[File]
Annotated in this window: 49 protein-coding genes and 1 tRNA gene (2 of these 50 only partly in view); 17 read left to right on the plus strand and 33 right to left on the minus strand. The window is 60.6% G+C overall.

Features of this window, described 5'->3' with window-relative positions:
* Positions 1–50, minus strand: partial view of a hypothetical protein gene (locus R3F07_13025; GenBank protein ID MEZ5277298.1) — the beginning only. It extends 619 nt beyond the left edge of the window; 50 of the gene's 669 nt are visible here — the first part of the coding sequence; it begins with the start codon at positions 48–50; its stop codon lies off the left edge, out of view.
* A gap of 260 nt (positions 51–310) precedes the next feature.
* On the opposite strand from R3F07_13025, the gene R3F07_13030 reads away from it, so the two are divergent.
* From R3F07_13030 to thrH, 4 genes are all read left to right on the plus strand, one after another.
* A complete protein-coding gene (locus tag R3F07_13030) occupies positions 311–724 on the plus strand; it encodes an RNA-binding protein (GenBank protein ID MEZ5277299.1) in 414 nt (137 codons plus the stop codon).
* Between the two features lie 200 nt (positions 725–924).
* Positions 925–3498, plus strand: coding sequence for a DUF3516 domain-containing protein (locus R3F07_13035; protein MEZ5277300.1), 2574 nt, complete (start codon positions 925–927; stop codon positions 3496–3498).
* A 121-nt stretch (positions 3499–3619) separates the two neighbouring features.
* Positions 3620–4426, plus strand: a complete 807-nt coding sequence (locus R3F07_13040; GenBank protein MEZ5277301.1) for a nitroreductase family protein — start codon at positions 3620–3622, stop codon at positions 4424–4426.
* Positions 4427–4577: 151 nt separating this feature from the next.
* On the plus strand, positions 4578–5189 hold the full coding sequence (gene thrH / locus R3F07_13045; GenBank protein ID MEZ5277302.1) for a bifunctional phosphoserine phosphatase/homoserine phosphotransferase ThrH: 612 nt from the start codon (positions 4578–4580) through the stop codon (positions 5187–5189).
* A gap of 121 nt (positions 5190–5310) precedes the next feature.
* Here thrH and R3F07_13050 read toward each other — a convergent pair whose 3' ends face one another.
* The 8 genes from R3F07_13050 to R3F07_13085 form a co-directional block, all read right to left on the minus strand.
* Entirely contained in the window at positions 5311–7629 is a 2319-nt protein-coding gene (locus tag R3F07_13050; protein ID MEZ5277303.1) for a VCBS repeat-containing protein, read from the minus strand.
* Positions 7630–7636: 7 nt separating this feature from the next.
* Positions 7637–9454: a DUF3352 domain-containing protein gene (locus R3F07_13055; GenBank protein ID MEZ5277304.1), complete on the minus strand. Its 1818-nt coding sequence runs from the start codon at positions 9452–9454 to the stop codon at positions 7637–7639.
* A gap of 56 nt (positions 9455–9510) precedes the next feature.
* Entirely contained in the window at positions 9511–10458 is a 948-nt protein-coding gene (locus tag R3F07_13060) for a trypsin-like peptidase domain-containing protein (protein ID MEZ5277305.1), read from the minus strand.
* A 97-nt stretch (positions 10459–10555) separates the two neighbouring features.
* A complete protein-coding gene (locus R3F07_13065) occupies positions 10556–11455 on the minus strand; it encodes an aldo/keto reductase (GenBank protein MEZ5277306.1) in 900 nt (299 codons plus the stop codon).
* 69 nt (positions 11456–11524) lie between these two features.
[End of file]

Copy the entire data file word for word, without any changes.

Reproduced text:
Annotated in this window: 49 protein-coding genes and 1 tRNA gene (2 of these 50 only partly in view); 17 read left to right on the plus strand and 33 right to left on the minus strand. The window is 60.6% G+C overall.

Features of this window, described 5'->3' with window-relative positions:
* Positions 1–50, minus strand: partial view of a hypothetical protein gene (locus R3F07_13025; GenBank protein ID MEZ5277298.1) — the beginning only. It extends 619 nt beyond the left edge of the window; 50 of the gene's 669 nt are visible here — the first part of the coding sequence; it begins with the start codon at positions 48–50; its stop codon lies off the left edge, out of view.
* A gap of 260 nt (positions 51–310) precedes the next feature.
* On the opposite strand from R3F07_13025, the gene R3F07_13030 reads away from it, so the two are divergent.
* From R3F07_13030 to thrH, 4 genes are all read left to right on the plus strand, one after another.
* A complete protein-coding gene (locus tag R3F07_13030) occupies positions 311–724 on the plus strand; it encodes an RNA-binding protein (GenBank protein ID MEZ5277299.1) in 414 nt (137 codons plus the stop codon).
* Between the two features lie 200 nt (positions 725–924).
* Positions 925–3498, plus strand: coding sequence for a DUF3516 domain-containing protein (locus R3F07_13035; protein MEZ5277300.1), 2574 nt, complete (start codon positions 925–927; stop codon positions 3496–3498).
* A 121-nt stretch (positions 3499–3619) separates the two neighbouring features.
* Positions 3620–4426, plus strand: a complete 807-nt coding sequence (locus R3F07_13040; GenBank protein MEZ5277301.1) for a nitroreductase family protein — start codon at positions 3620–3622, stop codon at positions 4424–4426.
* Positions 4427–4577: 151 nt separating this feature from the next.
* On the plus strand, positions 4578–5189 hold the full coding sequence (gene thrH / locus R3F07_13045; GenBank protein ID MEZ5277302.1) for a bifunctional phosphoserine phosphatase/homoserine phosphotransferase ThrH: 612 nt from the start codon (positions 4578–4580) through the stop codon (positions 5187–5189).
* A gap of 121 nt (positions 5190–5310) precedes the next feature.
* Here thrH and R3F07_13050 read toward each other — a convergent pair whose 3' ends face one another.
* The 8 genes from R3F07_13050 to R3F07_13085 form a co-directional block, all read right to left on the minus strand.
* Entirely contained in the window at positions 5311–7629 is a 2319-nt protein-coding gene (locus tag R3F07_13050; protein ID MEZ5277303.1) for a VCBS repeat-containing protein, read from the minus strand.
* Positions 7630–7636: 7 nt separating this feature from the next.
* Positions 7637–9454: a DUF3352 domain-containing protein gene (locus R3F07_13055; GenBank protein ID MEZ5277304.1), complete on the minus strand. Its 1818-nt coding sequence runs from the start codon at positions 9452–9454 to the stop codon at positions 7637–7639.
* A gap of 56 nt (positions 9455–9510) precedes the next feature.
* Entirely contained in the window at positions 9511–10458 is a 948-nt protein-coding gene (locus tag R3F07_13060) for a trypsin-like peptidase domain-containing protein (protein ID MEZ5277305.1), read from the minus strand.
* A 97-nt stretch (positions 10459–10555) separates the two neighbouring features.
* A complete protein-coding gene (locus R3F07_13065) occupies positions 10556–11455 on the minus strand; it encodes an aldo/keto reductase (GenBank protein MEZ5277306.1) in 900 nt (299 codons plus the stop codon).
* 69 nt (positions 11456–11524) lie between these two features.